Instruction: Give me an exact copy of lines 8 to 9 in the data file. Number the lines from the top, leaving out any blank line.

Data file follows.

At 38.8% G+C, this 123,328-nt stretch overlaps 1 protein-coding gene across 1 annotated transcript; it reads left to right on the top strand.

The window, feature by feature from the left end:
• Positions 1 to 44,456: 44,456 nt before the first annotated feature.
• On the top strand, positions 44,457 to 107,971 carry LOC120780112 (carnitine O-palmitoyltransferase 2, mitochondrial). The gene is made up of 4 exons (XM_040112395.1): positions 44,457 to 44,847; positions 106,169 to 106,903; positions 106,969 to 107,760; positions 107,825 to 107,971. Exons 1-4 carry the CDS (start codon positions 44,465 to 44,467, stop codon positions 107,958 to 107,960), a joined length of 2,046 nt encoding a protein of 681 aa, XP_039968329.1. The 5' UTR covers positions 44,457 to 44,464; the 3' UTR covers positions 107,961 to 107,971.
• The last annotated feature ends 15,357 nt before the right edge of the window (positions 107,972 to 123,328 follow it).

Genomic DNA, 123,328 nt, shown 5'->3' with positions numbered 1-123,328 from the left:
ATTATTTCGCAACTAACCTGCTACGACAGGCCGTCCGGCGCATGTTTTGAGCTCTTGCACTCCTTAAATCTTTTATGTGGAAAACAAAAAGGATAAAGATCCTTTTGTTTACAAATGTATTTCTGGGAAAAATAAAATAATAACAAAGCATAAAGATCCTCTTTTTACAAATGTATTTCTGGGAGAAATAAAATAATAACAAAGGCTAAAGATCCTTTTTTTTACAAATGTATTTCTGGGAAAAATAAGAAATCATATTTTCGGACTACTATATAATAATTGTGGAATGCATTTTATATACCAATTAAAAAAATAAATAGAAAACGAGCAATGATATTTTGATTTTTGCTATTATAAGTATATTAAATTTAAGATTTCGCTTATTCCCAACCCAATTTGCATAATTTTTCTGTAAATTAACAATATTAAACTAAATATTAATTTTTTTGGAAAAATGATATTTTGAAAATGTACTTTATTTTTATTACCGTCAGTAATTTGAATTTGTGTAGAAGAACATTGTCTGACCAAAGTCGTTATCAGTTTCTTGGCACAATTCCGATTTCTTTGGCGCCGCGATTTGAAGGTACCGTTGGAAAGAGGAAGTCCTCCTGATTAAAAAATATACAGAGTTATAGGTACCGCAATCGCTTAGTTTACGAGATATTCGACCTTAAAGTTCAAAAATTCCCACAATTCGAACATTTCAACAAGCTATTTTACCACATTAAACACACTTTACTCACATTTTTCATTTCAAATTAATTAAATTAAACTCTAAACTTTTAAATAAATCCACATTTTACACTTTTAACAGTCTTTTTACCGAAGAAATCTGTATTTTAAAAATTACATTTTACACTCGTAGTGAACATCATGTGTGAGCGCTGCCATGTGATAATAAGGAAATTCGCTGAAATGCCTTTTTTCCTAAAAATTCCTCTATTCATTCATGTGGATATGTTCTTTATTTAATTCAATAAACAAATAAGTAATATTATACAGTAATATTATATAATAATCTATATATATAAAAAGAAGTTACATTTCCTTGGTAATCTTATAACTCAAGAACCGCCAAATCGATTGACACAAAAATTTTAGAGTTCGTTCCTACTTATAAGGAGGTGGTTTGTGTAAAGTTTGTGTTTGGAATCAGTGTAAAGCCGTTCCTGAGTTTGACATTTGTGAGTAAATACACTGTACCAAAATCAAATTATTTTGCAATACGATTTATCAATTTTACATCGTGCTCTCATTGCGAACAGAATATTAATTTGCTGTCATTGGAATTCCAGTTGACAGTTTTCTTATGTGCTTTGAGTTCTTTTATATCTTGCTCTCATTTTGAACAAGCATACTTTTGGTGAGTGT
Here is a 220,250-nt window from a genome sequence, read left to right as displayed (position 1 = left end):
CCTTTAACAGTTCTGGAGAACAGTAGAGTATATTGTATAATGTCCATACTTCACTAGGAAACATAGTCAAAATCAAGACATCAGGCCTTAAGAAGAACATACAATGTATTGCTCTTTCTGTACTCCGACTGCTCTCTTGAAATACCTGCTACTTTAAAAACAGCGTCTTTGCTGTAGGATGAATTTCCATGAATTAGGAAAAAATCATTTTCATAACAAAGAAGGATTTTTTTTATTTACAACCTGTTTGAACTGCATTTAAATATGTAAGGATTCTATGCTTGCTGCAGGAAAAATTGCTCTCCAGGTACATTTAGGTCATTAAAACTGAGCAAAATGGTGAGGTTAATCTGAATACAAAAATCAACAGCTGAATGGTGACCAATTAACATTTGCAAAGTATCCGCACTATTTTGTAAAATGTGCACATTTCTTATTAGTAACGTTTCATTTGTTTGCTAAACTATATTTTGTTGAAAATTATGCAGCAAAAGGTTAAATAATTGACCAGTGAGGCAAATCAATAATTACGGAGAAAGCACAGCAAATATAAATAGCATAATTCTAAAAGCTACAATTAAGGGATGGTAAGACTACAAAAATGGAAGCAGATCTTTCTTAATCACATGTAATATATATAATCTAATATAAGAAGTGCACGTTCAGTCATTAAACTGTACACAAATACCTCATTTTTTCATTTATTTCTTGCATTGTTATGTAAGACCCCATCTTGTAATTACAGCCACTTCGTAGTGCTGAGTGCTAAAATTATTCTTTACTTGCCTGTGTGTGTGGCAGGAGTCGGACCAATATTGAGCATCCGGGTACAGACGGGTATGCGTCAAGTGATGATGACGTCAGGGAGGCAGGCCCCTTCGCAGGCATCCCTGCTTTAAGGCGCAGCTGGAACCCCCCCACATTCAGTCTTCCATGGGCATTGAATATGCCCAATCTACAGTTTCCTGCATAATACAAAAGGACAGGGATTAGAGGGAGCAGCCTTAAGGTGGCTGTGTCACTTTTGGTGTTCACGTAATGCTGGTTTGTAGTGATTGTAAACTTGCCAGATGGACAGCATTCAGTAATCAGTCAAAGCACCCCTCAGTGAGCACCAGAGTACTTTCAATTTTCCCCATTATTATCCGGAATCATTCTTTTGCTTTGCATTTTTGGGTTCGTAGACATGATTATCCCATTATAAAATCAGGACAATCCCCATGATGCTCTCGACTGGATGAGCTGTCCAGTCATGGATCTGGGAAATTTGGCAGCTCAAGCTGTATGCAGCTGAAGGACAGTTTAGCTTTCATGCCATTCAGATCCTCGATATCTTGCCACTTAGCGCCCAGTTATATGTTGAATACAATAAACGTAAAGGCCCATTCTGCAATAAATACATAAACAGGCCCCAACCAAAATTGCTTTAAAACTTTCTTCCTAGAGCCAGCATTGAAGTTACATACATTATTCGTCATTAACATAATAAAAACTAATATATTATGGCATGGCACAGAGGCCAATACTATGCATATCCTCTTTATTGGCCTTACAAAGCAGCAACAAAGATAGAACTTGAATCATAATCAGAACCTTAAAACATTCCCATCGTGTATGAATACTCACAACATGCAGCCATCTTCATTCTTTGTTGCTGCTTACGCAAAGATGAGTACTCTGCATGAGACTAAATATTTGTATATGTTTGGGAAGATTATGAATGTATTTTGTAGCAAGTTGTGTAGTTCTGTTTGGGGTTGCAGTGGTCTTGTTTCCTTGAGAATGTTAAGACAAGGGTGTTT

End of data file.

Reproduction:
Here is a 220,250-nt window from a genome sequence, read left to right as displayed (position 1 = left end):
CCTTTAACAGTTCTGGAGAACAGTAGAGTATATTGTATAATGTCCATACTTCACTAGGAAACATAGTCAAAATCAAGACATCAGGCCTTAAGAAGAACATACAATGTATTGCTCTTTCTGTACTCCGACTGCTCTCTTGAAATACCTGCTACTTTAAAAACAGCGTCTTTGCTGTAGGATGAATTTCCATGAATTAGGAAAAAATCATTTTCATAACAAAGAAGGATTTTTTTTATTTACAACCTGTTTGAACTGCATTTAAATATGTAAGGATTCTATGCTTGCTGCAGGAAAAATTGCTCTCCAGGTACATTTAGGTCATTAAAACTGAGCAAAATGGTGAGGTTAATCTGAATACAAAAATCAACAGCTGAATGGTGACCAATTAACATTTGCAAAGTATCCGCACTATTTTGTAAAATGTGCACATTTCTTATTAGTAACGTTTCATTTGTTTGCTAAACTATATTTTGTTGAAAATTATGCAGCAAAAGGTTAAATAATTGACCAGTGAGGCAAATCAATAATTACGGAGAAAGCACAGCAAATATAAATAGCATAATTCTAAAAGCTACAATTAAGGGATGGTAAGACTACAAAAATGGAAGCAGATCTTTCTTAATCACATGTAATATATATAATCTAATATAAGAAGTGCACGTTCAGTCATTAAACTGTACACAAATACCTCATTTTTTCATTTATTTCTTGCATTGTTATGTAAGACCCCATCTTGTAATTACAGCCACTTCGTAGTGCTGAGTGCTAAAATTATTCTTTACTTGCCTGTGTGTGTGGCAGGAGTCGGACCAATATTGAGCATCCGGGTACAGACGGGTATGCGTCAAGTGATGATGACGTCAGGGAGGCAGGCCCCTTCGCAGGCATCCCTGCTTTAAGGCGCAGCTGGAACCCCCCCACATTCAGTCTTCCATGGGCATTGAATATGCCCAATCTACAGTTTCCTGCATAATACAAAAGGACAGGGATTAGAGGGAGCAGCCTTAAGGTGGCTGTGTCACTTTTGGTGTTCACGTAATGCTGGTTTGTAGTGATTGTAAACTTGCCAGATGGACAGCATTCAGTAATCAGTCAAAGCACCCCTCAGTGAGCACCAGAGTACTTTCAATTTTCCCCATTATTATCCGGAATCATTCTTTTGCTTTGCATTTTTGGGTTCGTAGACATGATTATCCCATTATAAAATCAGGACAATCCCCATGATGCTCTCGACTGGATGAGCTGTCCAGTCATGGATCTGGGAAATTTGGCAGCTCAAGCTGTATGCAGCTGAAGGACAGTTTAGCTTTCATGCCATTCAGATCCTCGATATCTTGCCACTTAGCGCCCAGTTATATGTTGAATACAATAAACGTAAAGGCCCATTCTGCAATAAATACATAAACAGGCCCCAACCAAAATTGCTTTAAAACTTTCTTCCTAGAGCCAGCATTGAAGTTACATACATTATTCGTCATTAACATAATAAAAACTAATATATTATGGCATGGCACAGAGGCCAATACTATGCATATCCTCTTTATTGGCCTTACAAAGCAGCAACAAAGATAGAACTTGAATCATAATCAGAACCTTAAAACATTCCCATCGTGTATGAATACTCACAACATGCAGCCATCTTCATTCTTTGTTGCTGCTTACGCAAAGATGAGTACTCTGCATGAGACTAAATATTTGTATATGTTTGGGAAGATTATGAATGTATTTTGTAGCAAGTTGTGTAGTTCTGTTTGGGGTTGCAGTGGTCTTGTTTCCTTGAGAATGTTAAGACAAGGGTGTTT